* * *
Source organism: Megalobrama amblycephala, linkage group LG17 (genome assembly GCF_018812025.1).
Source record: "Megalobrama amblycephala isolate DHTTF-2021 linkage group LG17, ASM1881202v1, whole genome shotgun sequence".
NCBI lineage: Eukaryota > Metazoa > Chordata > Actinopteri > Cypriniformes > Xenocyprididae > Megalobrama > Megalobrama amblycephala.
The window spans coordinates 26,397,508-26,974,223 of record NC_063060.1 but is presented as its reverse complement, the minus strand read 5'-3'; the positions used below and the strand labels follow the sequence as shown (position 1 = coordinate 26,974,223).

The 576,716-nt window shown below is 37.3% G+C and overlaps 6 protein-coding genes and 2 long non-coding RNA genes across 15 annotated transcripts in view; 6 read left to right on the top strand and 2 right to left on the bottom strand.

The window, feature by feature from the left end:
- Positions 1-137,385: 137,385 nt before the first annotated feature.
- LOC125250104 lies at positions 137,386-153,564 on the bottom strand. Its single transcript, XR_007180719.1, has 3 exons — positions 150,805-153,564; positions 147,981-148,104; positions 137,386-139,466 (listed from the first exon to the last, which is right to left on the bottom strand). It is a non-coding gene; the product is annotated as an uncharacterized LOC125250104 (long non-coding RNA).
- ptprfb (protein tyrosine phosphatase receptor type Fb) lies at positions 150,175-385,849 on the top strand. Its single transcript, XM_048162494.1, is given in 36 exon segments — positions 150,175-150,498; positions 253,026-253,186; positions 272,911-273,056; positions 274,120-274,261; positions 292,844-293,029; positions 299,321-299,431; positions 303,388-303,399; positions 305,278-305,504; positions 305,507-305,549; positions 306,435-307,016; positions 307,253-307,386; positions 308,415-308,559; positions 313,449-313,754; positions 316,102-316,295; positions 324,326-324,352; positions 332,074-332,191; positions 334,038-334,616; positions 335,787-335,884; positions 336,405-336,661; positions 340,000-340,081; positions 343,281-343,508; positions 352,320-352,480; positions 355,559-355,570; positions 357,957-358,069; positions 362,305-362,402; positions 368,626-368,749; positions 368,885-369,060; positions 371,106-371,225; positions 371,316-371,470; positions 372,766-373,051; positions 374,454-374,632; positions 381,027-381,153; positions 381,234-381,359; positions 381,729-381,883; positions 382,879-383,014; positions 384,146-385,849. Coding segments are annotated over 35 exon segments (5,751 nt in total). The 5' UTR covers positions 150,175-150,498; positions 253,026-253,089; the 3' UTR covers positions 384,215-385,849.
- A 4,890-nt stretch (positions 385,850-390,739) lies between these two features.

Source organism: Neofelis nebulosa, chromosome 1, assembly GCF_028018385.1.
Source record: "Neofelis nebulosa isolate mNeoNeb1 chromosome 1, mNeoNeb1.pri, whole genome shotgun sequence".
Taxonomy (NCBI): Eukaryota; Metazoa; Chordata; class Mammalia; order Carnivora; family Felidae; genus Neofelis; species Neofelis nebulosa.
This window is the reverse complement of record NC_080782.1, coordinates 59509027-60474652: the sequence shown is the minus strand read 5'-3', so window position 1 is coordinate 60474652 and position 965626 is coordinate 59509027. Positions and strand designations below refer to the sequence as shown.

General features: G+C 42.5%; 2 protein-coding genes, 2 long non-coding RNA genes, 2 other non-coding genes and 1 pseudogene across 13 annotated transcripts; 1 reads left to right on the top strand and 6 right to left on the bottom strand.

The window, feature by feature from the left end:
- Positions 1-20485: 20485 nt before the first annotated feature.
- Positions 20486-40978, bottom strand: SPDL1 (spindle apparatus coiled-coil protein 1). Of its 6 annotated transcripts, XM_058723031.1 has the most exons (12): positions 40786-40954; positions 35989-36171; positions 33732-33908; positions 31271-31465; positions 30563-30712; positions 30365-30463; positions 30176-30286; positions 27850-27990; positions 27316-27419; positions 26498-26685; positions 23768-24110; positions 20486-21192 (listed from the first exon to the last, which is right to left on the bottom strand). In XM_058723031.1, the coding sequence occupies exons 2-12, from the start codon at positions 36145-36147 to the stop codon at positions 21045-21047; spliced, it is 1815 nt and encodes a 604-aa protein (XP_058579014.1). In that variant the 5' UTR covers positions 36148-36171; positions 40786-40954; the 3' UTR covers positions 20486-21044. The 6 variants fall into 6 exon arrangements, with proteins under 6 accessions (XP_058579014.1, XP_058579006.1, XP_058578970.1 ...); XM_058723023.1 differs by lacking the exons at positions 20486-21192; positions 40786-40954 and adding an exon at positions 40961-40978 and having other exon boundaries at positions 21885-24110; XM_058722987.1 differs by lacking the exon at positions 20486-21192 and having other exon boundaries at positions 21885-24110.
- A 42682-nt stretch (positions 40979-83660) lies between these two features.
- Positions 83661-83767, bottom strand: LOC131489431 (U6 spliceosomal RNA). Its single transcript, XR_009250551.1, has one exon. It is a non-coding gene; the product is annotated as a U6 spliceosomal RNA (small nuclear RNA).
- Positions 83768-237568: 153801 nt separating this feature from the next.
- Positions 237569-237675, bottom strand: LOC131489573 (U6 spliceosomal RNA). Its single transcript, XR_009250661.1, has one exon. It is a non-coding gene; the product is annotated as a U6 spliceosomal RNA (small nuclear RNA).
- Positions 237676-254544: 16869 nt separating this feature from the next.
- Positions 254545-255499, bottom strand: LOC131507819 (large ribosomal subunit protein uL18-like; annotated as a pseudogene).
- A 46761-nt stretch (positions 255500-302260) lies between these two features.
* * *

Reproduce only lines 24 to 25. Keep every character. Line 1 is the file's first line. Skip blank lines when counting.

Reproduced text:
- Positions 254545-255499, bottom strand: LOC131507819 (large ribosomal subunit protein uL18-like; annotated as a pseudogene).
- A 46761-nt stretch (positions 255500-302260) lies between these two features.